Review by Sander Gusinow
Midwinter Madness Festival presented by John Chatterton
Wee Man Production’s ‘Nelly’ touches all the hot-button issues of the 1950’s, white flight, women’s budding autonomy, violence against African Americans, and the the abysmal quality of band names. The titular Nelly is an Irish-Catholic tenement dweller in Brooklyn. Her dream is to move upstate to a new home with her alcoholic husband and dreamy-eyed daughter. When she borrows against her husband’s pension to put a down payment on a new house, she alienates herself from family and friends.
Nelly’s an exceedingly likable woman. She’s friends with her black neighbor despite the prejudice that comes along with it, she’s affably ambitious, and she has enough patience to deal with both her frustrating daughter’s mood swings and her even more frustrating husband’s boozing and Norman Bates-esque mommy issues.
The problem with ‘Nelly’ as a play comes in the logistics. The entrances and exits are unforgivably convenient. At one point point the audience is actually expected to believe that the daughter got upset by the impending move, wrote an eloquent runaway letter, crawled down the fire escape, met her boyfriend, was broken up with by said boyfriend, went to the neighbor’s apartment, and got a new boyfriend in approximately six minutes.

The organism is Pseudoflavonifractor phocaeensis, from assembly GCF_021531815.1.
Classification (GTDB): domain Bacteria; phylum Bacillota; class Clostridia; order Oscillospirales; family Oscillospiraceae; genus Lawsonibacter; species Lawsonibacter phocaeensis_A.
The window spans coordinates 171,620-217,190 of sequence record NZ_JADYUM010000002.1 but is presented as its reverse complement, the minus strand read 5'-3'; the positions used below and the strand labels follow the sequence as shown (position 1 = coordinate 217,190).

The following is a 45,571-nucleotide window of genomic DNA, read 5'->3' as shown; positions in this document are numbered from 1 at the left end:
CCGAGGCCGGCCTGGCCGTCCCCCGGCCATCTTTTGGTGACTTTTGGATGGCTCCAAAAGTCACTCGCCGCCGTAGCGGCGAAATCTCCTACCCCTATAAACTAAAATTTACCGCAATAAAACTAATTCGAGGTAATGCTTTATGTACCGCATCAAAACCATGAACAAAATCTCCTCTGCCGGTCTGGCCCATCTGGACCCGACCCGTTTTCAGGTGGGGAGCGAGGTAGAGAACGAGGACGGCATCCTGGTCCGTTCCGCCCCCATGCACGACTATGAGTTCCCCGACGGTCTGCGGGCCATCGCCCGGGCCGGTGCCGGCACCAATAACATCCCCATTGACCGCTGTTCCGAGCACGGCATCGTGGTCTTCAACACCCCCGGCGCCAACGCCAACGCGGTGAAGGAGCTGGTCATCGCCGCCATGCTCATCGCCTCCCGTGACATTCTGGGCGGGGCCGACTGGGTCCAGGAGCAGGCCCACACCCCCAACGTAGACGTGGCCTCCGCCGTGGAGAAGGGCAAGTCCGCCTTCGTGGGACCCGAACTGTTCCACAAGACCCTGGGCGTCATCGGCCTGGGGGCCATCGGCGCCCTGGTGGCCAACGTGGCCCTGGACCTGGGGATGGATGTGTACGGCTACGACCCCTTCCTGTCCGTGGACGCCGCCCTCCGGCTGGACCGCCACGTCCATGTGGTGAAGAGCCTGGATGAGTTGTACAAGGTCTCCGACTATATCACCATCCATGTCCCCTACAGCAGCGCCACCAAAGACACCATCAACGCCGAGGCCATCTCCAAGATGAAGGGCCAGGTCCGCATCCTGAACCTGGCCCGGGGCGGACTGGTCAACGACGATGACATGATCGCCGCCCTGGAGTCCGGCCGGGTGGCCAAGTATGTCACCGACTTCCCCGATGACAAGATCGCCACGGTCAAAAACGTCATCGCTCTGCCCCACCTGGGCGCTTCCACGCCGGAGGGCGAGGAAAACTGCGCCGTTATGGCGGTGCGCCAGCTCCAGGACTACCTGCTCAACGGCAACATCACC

But it’s still a pleasant slice of the past, and in the best way possible. In the world of Trayvon Martin, Economic recession, and the Men’s Rights Movement (S***heads) , ‘Nelly’ cuts closer to home than it has to, and reminds us that the past is prologue.